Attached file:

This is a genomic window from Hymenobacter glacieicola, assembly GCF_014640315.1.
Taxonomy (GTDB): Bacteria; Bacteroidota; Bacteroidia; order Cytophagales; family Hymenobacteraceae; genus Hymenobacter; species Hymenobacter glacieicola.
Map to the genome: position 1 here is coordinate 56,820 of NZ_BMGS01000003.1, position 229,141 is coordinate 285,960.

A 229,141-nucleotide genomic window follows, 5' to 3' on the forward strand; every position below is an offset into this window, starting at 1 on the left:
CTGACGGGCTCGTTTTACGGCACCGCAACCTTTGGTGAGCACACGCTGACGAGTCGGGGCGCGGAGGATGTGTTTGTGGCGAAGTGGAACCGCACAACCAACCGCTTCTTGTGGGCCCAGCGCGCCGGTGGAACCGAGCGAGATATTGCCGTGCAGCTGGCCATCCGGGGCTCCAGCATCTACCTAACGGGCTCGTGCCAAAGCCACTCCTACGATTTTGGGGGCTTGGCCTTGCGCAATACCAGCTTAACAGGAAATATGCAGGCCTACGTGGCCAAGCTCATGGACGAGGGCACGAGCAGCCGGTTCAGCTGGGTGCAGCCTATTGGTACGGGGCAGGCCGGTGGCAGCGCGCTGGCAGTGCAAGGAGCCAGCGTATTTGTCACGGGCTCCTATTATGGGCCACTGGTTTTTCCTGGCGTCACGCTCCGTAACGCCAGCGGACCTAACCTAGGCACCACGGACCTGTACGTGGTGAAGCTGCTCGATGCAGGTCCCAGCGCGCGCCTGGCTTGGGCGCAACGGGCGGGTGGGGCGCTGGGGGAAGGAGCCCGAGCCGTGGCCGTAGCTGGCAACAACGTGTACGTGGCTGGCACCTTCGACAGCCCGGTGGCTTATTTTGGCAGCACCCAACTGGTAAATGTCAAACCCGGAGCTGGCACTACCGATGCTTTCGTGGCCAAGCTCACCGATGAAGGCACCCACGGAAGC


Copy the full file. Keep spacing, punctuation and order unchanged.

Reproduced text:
This is a genomic window from Hymenobacter glacieicola, assembly GCF_014640315.1.
Taxonomy (GTDB): Bacteria; Bacteroidota; Bacteroidia; order Cytophagales; family Hymenobacteraceae; genus Hymenobacter; species Hymenobacter glacieicola.
Map to the genome: position 1 here is coordinate 56,820 of NZ_BMGS01000003.1, position 229,141 is coordinate 285,960.

A 229,141-nucleotide genomic window follows, 5' to 3' on the forward strand; every position below is an offset into this window, starting at 1 on the left:
CTGACGGGCTCGTTTTACGGCACCGCAACCTTTGGTGAGCACACGCTGACGAGTCGGGGCGCGGAGGATGTGTTTGTGGCGAAGTGGAACCGCACAACCAACCGCTTCTTGTGGGCCCAGCGCGCCGGTGGAACCGAGCGAGATATTGCCGTGCAGCTGGCCATCCGGGGCTCCAGCATCTACCTAACGGGCTCGTGCCAAAGCCACTCCTACGATTTTGGGGGCTTGGCCTTGCGCAATACCAGCTTAACAGGAAATATGCAGGCCTACGTGGCCAAGCTCATGGACGAGGGCACGAGCAGCCGGTTCAGCTGGGTGCAGCCTATTGGTACGGGGCAGGCCGGTGGCAGCGCGCTGGCAGTGCAAGGAGCCAGCGTATTTGTCACGGGCTCCTATTATGGGCCACTGGTTTTTCCTGGCGTCACGCTCCGTAACGCCAGCGGACCTAACCTAGGCACCACGGACCTGTACGTGGTGAAGCTGCTCGATGCAGGTCCCAGCGCGCGCCTGGCTTGGGCGCAACGGGCGGGTGGGGCGCTGGGGGAAGGAGCCCGAGCCGTGGCCGTAGCTGGCAACAACGTGTACGTGGCTGGCACCTTCGACAGCCCGGTGGCTTATTTTGGCAGCACCCAACTGGTAAATGTCAAACCCGGAGCTGGCACTACCGATGCTTTCGTGGCCAAGCTCACCGATGAAGGCACCCACGGAAGC